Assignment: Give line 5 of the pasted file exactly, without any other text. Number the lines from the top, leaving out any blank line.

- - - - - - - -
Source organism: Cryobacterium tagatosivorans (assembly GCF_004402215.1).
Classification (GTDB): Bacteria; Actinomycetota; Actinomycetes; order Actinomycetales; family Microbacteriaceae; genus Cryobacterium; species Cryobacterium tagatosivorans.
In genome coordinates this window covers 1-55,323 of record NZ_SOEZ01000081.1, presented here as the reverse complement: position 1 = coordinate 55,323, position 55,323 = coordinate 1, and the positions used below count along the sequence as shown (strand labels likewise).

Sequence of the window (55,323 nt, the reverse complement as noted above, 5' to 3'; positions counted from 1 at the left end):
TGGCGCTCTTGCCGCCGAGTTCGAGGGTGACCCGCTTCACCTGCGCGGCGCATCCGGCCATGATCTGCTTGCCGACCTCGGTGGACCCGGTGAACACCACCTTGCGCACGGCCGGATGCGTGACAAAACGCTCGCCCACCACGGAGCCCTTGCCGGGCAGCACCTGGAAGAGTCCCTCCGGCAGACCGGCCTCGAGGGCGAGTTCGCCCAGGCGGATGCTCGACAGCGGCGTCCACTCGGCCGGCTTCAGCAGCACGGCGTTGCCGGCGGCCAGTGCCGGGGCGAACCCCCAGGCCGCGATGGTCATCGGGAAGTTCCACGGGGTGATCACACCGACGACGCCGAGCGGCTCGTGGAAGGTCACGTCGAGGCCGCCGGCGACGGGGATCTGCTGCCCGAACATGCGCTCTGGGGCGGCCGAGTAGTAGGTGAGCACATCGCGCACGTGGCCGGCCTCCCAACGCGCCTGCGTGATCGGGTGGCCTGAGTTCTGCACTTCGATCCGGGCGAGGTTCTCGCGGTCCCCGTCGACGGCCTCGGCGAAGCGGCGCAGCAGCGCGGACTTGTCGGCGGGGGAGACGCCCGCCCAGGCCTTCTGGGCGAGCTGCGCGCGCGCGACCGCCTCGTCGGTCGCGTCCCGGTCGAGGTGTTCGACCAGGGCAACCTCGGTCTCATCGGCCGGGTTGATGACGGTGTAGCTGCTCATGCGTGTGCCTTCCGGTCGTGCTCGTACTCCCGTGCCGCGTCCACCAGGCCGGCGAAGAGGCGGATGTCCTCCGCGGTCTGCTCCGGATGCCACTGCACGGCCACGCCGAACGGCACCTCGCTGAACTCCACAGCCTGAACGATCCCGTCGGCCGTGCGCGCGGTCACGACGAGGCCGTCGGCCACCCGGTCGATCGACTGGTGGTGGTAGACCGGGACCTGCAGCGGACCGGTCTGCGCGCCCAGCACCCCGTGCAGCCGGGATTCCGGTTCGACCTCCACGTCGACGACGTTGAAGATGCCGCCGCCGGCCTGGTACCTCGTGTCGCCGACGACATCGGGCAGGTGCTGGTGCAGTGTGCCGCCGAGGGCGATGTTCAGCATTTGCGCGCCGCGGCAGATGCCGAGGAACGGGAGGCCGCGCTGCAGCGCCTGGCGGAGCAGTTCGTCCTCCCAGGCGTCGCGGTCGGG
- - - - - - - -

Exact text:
TGGCGCTCTTGCCGCCGAGTTCGAGGGTGACCCGCTTCACCTGCGCGGCGCATCCGGCCATGATCTGCTTGCCGACCTCGGTGGACCCGGTGAACACCACCTTGCGCACGGCCGGATGCGTGACAAAACGCTCGCCCACCACGGAGCCCTTGCCGGGCAGCACCTGGAAGAGTCCCTCCGGCAGACCGGCCTCGAGGGCGAGTTCGCCCAGGCGGATGCTCGACAGCGGCGTCCACTCGGCCGGCTTCAGCAGCACGGCGTTGCCGGCGGCCAGTGCCGGGGCGAACCCCCAGGCCGCGATGGTCATCGGGAAGTTCCACGGGGTGATCACACCGACGACGCCGAGCGGCTCGTGGAAGGTCACGTCGAGGCCGCCGGCGACGGGGATCTGCTGCCCGAACATGCGCTCTGGGGCGGCCGAGTAGTAGGTGAGCACATCGCGCACGTGGCCGGCCTCCCAACGCGCCTGCGTGATCGGGTGGCCTGAGTTCTGCACTTCGATCCGGGCGAGGTTCTCGCGGTCCCCGTCGACGGCCTCGGCGAAGCGGCGCAGCAGCGCGGACTTGTCGGCGGGGGAGACGCCCGCCCAGGCCTTCTGGGCGAGCTGCGCGCGCGCGACCGCCTCGTCGGTCGCGTCCCGGTCGAGGTGTTCGACCAGGGCAACCTCGGTCTCATCGGCCGGGTTGATGACGGTGTAGCTGCTCATGCGTGTGCCTTCCGGTCGTGCTCGTACTCCCGTGCCGCGTCCACCAGGCCGGCGAAGAGGCGGATGTCCTCCGCGGTCTGCTCCGGATGCCACTGCACGGCCACGCCGAACGGCACCTCGCTGAACTCCACAGCCTGAACGATCCCGTCGGCCGTGCGCGCGGTCACGACGAGGCCGTCGGCCACCCGGTCGATCGACTGGTGGTGGTAGACCGGGACCTGCAGCGGACCGGTCTGCGCGCCCAGCACCCCGTGCAGCCGGGATTCCGGTTCGACCTCCACGTCGACGACGTTGAAGATGCCGCCGCCGGCCTGGTACCTCGTGTCGCCGACGACATCGGGCAGGTGCTGGTGCAGTGTGCCGCCGAGGGCGATGTTCAGCATTTGCGCGCCGCGGCAGATGCCGAGGAACGGGAGGCCGCGCTGCAGCGCCTGGCGGAGCAGTTCGTCCTCCCAGGCGTCGCGGTCGGG